|Publication number||US5757191 A|
|Application number||US 08/353,003|
|Publication date||May 26, 1998|
|Filing date||Dec 9, 1994|
|Priority date||Dec 9, 1994|
|Also published as||CA2164809A1, EP0721111A2, EP0721111A3, EP0721111B1|
|Publication number||08353003, 353003, US 5757191 A, US 5757191A, US-A-5757191, US5757191 A, US5757191A|
|Inventors||Stanley C. Gianzero|
|Original Assignee||Halliburton Energy Services, Inc.|
|Export Citation||BiBTeX, EndNote, RefMan|
|Patent Citations (4), Non-Patent Citations (6), Referenced by (106), Classifications (5), Legal Events (7)|
|External Links: USPTO, USPTO Assignment, Espacenet|
The present invention relates generally to an induction logging system for measuring characteristics of formations through which a wellbore has been drilled. More particularly, the present invention relates to an induction logging system which measures the angle of bedding formations and the angle at which the borehole intersects each formation bed. Still more particularly, the present invention relates to a high resolution induction logging system in which the transmitter and receiver arrays are steered to send and receive a directional induction beam that is parallel to the bedding formation.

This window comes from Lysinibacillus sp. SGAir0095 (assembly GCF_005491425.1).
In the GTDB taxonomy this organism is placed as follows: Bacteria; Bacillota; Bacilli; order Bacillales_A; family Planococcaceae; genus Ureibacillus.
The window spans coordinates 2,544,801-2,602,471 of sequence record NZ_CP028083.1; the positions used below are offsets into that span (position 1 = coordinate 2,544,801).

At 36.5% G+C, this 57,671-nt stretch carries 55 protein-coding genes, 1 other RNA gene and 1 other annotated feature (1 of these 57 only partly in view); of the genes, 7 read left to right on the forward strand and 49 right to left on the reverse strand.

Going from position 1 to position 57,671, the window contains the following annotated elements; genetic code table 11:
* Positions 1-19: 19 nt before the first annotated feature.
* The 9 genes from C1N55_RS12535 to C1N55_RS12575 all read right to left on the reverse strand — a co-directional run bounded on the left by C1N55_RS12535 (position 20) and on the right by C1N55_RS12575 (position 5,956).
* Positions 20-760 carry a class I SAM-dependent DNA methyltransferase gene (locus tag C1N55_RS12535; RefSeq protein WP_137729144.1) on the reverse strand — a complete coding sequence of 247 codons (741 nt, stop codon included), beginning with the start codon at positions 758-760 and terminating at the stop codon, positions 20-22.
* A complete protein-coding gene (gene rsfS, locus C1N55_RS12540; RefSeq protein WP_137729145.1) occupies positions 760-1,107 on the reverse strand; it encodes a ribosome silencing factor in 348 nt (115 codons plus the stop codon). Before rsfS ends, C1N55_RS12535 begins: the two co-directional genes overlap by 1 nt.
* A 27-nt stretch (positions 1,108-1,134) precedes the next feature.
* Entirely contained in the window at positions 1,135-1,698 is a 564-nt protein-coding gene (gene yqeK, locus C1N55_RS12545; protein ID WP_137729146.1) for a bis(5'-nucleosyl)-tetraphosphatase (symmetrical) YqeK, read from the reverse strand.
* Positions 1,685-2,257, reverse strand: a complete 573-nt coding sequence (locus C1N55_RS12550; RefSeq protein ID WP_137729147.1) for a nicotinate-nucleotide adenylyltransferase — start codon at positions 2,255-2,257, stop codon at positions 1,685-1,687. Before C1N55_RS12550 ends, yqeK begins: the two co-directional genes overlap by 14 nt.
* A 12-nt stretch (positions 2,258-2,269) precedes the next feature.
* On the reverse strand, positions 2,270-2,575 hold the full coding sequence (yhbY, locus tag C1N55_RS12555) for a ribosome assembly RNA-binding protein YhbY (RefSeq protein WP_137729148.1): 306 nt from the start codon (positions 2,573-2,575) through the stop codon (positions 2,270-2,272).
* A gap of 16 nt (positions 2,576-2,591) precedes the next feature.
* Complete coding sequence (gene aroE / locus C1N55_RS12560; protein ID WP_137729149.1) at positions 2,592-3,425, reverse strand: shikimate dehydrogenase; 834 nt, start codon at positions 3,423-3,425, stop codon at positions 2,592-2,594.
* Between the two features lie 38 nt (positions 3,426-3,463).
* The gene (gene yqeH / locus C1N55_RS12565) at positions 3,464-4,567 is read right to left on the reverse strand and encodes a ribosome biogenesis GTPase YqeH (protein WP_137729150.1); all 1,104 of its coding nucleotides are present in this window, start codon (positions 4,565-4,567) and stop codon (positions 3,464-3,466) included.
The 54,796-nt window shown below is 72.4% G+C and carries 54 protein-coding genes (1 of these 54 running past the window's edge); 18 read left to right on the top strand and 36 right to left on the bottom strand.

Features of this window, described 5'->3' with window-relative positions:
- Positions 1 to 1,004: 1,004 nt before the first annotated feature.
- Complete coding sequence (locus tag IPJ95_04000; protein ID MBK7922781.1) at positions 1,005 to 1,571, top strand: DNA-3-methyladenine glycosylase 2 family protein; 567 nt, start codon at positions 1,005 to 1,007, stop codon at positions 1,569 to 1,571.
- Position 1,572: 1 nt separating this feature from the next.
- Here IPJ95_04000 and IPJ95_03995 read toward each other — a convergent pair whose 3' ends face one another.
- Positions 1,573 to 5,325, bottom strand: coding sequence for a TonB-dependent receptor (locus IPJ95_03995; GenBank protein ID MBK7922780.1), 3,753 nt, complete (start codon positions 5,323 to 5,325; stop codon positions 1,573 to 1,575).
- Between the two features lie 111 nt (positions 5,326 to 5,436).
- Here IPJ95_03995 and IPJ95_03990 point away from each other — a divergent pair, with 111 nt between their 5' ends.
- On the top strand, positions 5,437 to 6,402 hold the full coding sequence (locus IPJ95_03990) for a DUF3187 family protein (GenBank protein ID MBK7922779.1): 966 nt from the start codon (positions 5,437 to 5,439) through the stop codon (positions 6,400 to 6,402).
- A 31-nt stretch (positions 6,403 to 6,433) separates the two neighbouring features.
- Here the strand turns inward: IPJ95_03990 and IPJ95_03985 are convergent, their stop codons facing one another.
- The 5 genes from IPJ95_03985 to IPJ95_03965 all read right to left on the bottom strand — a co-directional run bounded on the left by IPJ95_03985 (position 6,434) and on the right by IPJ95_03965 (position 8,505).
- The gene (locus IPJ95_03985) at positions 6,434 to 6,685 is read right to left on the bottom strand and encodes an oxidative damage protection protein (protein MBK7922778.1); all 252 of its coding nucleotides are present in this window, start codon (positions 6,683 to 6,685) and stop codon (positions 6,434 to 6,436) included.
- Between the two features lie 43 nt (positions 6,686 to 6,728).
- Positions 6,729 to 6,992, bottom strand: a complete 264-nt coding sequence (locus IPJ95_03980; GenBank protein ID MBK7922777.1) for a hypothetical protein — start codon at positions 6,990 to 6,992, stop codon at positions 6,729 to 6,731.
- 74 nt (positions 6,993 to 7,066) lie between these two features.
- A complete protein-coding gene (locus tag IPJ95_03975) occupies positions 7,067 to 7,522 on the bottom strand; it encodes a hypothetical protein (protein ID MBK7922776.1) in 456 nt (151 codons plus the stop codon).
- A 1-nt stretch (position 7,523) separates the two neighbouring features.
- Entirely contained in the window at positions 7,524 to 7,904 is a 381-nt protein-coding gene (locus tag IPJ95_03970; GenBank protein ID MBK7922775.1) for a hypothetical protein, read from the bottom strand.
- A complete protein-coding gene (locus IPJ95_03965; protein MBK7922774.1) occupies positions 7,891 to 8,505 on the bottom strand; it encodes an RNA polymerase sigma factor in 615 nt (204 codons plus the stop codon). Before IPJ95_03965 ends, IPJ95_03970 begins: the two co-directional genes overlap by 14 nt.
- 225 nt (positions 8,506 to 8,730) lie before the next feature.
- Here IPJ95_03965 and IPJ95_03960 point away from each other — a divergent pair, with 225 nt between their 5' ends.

Modern petroleum drilling and production operations demand a great quantity of information relating to parameters and conditions downhole. Such information typically includes characteristics of the earth formations traversed by the wellbore, in addition to data relating to the size and configuration of the borehole itself. The collection of information relating to conditions downhole, which commonly is referred to as "logging," can be performed by several methods. Oil well logging has been known in the industry for many years as a technique for providing information to a driller regarding the particular earth formation being drilled. In conventional oil well wireline logging, a probe or "sonde" is lowered into the borehole after some or all of the well has been drilled, and is used to determine certain characteristics of the formations traversed by the borehole. The sonde may include one or more sensors to measure parameters downhole and typically is constructed as a hermetically sealed cylinder for housing the sensors, which hangs at the end of a long cable or "wireline." The cable or wireline provides mechanical support to the sonde and also provides an electrical connection between the sensors and associated instrumentation within the sonde, and electrical equipment located at the surface of the well. Normally, the cable supplies operating power to the sonde and is used as an electrical conductor to transmit information signals from the sonde to the surface. In accordance with conventional techniques, various parameters of the earth's formations are measured and correlated with the position of the sonde in the borehole, as the sonde is pulled uphole.